Orleans joins lawsuit against pharmaceuticals for fueling opioid crisis
ALBION – Orleans County is joining a growing number of municipalities in a lawsuit against pharmaceutical companies for allegedly fueling an opioid crisis.
The Orleans County Legislature on Wednesday voted to retain Napoli Shkolnik PLLC, a Manhattan firm, in the lawsuit. The firm is paying any upfront costs for staffing and retaining expert witnesses, County Attorney David Schubel said.
He said about 40 counties have already joined the lawsuit, including Erie, Niagara, Chautauqua, Suffolk, Nassau and the State of Ohio. The cases in New York will handled in a uniform effort in Suffolk County, Schubel said.
The counties are contending the pharmaceutical manufacturers knew that opioids were effective for short-term or trauma-related pain, as well as palliative (end-of-life) care. However, the manufacturers also knew for years that opioids were addictive and subject to abuse, especially when used for more than three months.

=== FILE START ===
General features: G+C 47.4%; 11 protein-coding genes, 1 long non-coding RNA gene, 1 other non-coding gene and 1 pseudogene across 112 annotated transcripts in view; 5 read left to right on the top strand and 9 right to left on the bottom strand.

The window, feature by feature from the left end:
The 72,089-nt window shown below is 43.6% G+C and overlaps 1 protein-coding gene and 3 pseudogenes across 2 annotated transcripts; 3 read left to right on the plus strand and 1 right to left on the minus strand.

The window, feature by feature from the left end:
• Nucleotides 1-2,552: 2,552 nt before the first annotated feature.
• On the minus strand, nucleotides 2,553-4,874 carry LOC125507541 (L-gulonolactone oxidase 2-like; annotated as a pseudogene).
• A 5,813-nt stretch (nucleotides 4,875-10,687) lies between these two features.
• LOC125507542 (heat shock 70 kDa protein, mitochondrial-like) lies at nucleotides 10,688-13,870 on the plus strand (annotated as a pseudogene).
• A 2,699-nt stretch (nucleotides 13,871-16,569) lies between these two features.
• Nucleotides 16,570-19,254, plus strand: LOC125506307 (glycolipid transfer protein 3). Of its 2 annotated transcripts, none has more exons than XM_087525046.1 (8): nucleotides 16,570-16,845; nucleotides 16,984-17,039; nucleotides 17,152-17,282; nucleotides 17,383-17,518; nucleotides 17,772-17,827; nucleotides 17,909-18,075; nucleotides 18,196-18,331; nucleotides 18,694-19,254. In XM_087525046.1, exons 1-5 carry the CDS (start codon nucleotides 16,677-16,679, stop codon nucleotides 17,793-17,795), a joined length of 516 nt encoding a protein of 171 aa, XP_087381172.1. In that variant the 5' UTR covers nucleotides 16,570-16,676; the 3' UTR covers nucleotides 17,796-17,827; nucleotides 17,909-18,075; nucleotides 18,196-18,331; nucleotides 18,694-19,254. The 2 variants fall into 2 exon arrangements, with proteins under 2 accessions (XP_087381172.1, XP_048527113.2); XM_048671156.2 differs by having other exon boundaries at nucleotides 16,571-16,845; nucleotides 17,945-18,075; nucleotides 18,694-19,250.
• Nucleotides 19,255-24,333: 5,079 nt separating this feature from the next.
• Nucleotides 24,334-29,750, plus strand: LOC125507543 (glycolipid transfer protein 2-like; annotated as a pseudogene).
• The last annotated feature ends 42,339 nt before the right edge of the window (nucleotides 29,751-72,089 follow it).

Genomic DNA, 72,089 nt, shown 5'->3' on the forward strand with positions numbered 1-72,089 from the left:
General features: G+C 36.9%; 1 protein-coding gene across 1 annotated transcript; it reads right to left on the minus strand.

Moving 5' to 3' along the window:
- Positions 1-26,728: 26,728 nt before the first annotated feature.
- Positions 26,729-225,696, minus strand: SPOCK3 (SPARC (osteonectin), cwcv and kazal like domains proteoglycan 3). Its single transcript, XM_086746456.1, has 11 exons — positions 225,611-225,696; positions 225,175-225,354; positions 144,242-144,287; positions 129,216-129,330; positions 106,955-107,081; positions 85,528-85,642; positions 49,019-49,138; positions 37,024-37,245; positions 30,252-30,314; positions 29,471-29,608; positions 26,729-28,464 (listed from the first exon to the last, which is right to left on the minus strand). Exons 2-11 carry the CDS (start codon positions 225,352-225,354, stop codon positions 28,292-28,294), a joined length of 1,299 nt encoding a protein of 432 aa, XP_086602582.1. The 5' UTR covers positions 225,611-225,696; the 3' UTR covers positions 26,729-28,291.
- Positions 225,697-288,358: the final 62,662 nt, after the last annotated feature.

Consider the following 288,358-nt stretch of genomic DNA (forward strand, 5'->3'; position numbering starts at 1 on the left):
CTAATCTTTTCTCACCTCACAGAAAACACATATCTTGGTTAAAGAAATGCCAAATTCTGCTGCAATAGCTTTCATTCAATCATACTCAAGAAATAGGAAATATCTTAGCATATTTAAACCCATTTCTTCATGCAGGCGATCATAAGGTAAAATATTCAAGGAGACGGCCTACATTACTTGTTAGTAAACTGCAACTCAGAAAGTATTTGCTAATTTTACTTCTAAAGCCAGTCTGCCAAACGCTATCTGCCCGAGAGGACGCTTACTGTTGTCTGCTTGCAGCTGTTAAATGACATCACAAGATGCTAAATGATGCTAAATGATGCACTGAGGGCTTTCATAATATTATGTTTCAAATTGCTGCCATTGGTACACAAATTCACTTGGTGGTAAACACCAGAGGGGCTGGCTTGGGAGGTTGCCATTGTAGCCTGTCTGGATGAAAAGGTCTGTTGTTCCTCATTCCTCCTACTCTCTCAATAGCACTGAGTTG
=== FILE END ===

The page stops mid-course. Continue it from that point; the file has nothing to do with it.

The lawsuit contends that prescription painkillers, as well as heroin abuse, are the prime causes for an increase in overdose deaths. In 2014, there were 28,647 opioid overdose deaths nationwide, a 14 percent increase from the previous year.
In 2014, the heroin overdose deaths in New York reached 825, a jump of 23 percent from the previous year and 25 times the number a decade earlier, according to a resolution from the County Legislature on Wednesday.
Orleans and other municipalities in the lawsuit are seeking to recover damages that have contributed “to high costs to the taxpayers in the form of increased social services, policing, and other expenditures,” according to the county resolution.
Schubel said the law firm will bear the costs of the lawsuit and stands to receive 7.5 to 25 percent of any funds paid by the pharmaceutical companies.
Pharmaceutical companies have denied misleading the public about the addictive nature of painkillers, such as Oxycontin. The prescription painkillers are FDA approved and include warnings on the product label about possible risks, the companies have said.